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Radagast would not leave.
"Something is not right here, Donkey; don't you sense it? You were drawn here, you say there was some reason for that, and not just that I should plant a few seeds of athelas on the hillside. We must stay until it becomes clear."
"If we do not leave soon, winter will be upon us before we can journey down out of the mountains," Frodo argued. "I can tell you what is not right: the Mistress has heard too much foolish talk about the 'Light-bearer', and she can hardly bear the sight of me. I do not think it will mend matters, if we are snowed in with them all winter!"
"Perhaps not. Well then, we will build our own house nearby. The Mistress will not have to see you, and we will be on hand if there is need."
But the orcs were overjoyed that they planned to stay, and they would not allow Frodo or Radagast to build anything. "Building with stone is what orcs do best, old man it is in our blood," Canohando said with a laugh. "You and the runt work up a store of firewood; you will need plenty here in the mountains. Leave the house to us."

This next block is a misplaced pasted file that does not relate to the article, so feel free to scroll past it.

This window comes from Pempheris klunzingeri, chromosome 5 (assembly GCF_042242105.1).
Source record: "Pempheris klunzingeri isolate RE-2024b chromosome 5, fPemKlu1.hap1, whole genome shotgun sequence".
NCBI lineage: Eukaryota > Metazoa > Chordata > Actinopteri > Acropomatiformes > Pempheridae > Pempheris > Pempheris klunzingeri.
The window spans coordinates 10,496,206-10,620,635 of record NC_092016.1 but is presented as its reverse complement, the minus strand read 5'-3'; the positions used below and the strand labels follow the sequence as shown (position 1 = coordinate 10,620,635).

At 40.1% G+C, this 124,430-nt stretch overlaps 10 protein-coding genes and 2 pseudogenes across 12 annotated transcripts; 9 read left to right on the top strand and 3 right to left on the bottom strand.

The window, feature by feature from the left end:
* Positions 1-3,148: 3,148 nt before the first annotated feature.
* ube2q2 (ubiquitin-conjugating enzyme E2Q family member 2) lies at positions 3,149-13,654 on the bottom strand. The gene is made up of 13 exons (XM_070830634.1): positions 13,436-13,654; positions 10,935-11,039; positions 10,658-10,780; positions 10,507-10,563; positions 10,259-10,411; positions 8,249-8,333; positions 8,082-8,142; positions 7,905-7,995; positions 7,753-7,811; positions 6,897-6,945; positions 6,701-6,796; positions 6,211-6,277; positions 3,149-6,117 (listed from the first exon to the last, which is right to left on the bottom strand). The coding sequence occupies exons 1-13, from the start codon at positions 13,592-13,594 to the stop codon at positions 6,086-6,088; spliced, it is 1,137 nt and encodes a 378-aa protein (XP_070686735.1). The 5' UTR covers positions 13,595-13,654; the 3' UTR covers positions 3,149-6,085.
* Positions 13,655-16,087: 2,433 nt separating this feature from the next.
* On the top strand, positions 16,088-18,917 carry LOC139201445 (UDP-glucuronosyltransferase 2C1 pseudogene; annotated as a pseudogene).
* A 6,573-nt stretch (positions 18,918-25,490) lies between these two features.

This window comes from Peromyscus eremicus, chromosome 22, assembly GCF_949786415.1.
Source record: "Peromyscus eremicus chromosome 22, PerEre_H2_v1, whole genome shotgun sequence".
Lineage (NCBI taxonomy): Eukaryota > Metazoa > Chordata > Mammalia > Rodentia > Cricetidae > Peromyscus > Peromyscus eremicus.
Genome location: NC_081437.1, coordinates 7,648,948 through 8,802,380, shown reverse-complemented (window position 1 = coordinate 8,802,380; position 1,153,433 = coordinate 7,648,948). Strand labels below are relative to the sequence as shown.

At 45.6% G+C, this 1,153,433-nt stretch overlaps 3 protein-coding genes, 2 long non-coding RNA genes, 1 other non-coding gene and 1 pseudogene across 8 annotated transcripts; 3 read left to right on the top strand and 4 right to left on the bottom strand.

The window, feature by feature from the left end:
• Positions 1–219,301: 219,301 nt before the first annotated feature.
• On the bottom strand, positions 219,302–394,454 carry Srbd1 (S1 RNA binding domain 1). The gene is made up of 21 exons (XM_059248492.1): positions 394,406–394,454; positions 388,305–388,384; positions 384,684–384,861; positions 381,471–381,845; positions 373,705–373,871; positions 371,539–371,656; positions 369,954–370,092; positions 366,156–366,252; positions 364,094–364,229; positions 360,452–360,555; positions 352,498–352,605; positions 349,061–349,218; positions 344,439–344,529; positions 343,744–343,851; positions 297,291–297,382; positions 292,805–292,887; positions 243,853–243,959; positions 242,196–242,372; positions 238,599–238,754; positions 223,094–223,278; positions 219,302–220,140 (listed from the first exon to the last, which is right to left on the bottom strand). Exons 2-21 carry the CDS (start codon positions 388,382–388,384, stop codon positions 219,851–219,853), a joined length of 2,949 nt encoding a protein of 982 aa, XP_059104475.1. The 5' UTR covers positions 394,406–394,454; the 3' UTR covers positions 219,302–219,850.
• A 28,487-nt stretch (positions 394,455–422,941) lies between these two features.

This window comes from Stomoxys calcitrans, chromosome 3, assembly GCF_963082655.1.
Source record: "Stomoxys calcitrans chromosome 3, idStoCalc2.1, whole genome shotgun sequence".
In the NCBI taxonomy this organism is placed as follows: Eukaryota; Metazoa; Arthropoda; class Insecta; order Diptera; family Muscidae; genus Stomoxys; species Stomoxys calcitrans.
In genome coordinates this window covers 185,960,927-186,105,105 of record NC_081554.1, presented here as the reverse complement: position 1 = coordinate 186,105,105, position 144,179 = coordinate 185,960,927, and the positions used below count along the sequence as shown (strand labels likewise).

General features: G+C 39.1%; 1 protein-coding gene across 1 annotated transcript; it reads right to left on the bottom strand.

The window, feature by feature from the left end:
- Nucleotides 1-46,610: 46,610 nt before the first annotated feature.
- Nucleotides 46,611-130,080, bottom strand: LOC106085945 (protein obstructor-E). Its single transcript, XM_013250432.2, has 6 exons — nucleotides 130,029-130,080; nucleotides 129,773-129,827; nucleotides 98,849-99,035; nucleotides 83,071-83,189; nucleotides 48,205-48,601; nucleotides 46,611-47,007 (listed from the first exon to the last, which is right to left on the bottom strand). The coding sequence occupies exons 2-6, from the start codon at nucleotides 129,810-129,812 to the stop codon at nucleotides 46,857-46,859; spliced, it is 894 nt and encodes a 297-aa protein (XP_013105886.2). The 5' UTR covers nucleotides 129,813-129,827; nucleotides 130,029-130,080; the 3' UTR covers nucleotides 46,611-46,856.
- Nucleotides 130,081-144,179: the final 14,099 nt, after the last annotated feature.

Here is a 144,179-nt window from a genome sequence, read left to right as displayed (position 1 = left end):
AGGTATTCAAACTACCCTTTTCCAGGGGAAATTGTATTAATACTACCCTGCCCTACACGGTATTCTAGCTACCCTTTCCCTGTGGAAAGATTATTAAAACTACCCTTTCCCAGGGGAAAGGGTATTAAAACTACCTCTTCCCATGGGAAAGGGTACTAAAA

It was finished before the last leaves drifted down from the trees, a sturdy room with thick walls and a fireplace that ran the whole length of one side. The orcs had built it hard against the wall of their own house, with the enclosed woodshed between the two dwellings, and Frodo and Radagast spent their days cutting wood and filling the woodshed from the floor to the stone roof. Frodo met the woman sometimes when she stepped in for an armload of firewood, and they nodded to one another without speaking.
When the building was done, the orcs readied themselves to hunt. Canohando spent most evenings in the new house, making arrows and talking with Frodo and the wizard, and Lash joined them when his wife had gone to her bed. Frodo wondered if the orcs were aware of her antipathy to him, but no one spoke of it.
"We hunt better things than rats and snakes now, Healer," Lash said, sliding a finished arrow into a quiver that was nearly full.
Radagast puffed on his pipe, sending a ring of smoke to drift about the room. "Your mountains here seem almost untouched by the Dark Years. It is a good home you found for yourselves."